Founder's Day 2020

5th June 2020

The historic Founder’s Day Parade is the most important event of the Royal Hospital Chelsea’s normally busy events schedule. Ordinarily the Hospital’s grounds team are busy tidying up following the thousands of visitors from the RHS Chelsea Flower Show and following Founder’s Day, preparations would be underway for for the Live at Chelsea music concerts.

This year was very different. Shortly after the start of the Coronavirus pandemic the Hospital made the difficult decision to cancel the Parade. However, after much planning and consideration it was decided to continue with the strong tradition of celebrating the Royal Hospital’s Founder – Charles II. The Parade went ahead, albeit in a scaled-back and quiet fashion and the Pensioners participating were socially distanced to ensure no-one was put at risk.

Founder's Day, also known as Oak Apple Day, is always held on a date close to 29th May – the birthday of Charles II and the date of his restoration as King in 1660. The Oak reference commemorates the escape of the future King Charles II after the Battle of Worcester (1651) when he hid in an oak tree to avoid capture by the Parliamentary forces, and is expressed through all Chelsea Pensioners wearing oak leaves on their famous scarlet uniforms.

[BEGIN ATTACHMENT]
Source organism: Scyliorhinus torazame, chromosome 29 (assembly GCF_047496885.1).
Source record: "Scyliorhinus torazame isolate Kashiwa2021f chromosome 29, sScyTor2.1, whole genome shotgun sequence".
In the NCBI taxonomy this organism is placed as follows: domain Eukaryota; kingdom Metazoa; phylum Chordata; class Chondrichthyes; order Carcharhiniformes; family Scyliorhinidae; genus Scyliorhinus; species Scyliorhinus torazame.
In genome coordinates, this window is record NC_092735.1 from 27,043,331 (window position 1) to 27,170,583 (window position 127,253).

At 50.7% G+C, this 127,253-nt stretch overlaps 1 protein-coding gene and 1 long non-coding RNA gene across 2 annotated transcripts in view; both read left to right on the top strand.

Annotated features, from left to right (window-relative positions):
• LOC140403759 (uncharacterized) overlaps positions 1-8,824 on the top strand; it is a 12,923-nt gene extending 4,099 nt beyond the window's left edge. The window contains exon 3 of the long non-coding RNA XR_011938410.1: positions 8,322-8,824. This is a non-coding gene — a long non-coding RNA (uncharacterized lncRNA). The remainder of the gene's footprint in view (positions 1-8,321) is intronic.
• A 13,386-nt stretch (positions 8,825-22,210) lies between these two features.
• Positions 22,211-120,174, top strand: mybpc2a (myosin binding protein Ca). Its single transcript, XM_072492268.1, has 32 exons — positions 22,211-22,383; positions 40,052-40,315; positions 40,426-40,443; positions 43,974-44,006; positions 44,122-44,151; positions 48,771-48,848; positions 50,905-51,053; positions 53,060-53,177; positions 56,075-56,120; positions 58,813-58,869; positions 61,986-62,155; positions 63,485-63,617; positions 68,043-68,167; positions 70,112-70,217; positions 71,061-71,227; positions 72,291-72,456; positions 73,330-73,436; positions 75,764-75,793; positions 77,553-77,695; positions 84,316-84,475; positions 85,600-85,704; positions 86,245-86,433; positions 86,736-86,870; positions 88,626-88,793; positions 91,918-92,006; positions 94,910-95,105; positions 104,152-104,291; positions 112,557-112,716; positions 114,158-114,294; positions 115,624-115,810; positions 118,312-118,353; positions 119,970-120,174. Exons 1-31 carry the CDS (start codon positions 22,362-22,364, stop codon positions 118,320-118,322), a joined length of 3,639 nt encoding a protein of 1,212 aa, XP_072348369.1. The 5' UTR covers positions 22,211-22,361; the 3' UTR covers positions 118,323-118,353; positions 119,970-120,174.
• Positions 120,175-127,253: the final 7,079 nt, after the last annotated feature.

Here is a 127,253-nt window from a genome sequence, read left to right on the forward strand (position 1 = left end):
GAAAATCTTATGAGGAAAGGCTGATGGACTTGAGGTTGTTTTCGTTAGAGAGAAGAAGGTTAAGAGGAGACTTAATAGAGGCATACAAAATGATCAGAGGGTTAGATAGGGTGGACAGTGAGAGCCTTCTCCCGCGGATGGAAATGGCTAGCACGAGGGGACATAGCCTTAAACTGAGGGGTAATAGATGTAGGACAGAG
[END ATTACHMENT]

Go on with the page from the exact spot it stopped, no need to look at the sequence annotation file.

A Pensioner on parade at Founder's Day 2020 with the Household Cavalry band in the background

The event was not open to the usual crowd of friends and family of the Pensioners and staff which added to the quiet and contemplative nature of the parade – which both celebrated the founding of the Hospital by Charles II and honoured those Chelsea Pensioners who have sadly succumbed to the deadly virus.

Our Governor, General Sir Adrian Bradshaw KCB OBE DL, addressed the Pensioners:

… As ever, on this occasion we reflect on the loss of friends and comrades since we last gathered to remember our Royal Founder, and this year we mourn also those whose ‘last posting’ was advanced by the disease that still stalks the streets outside our gates.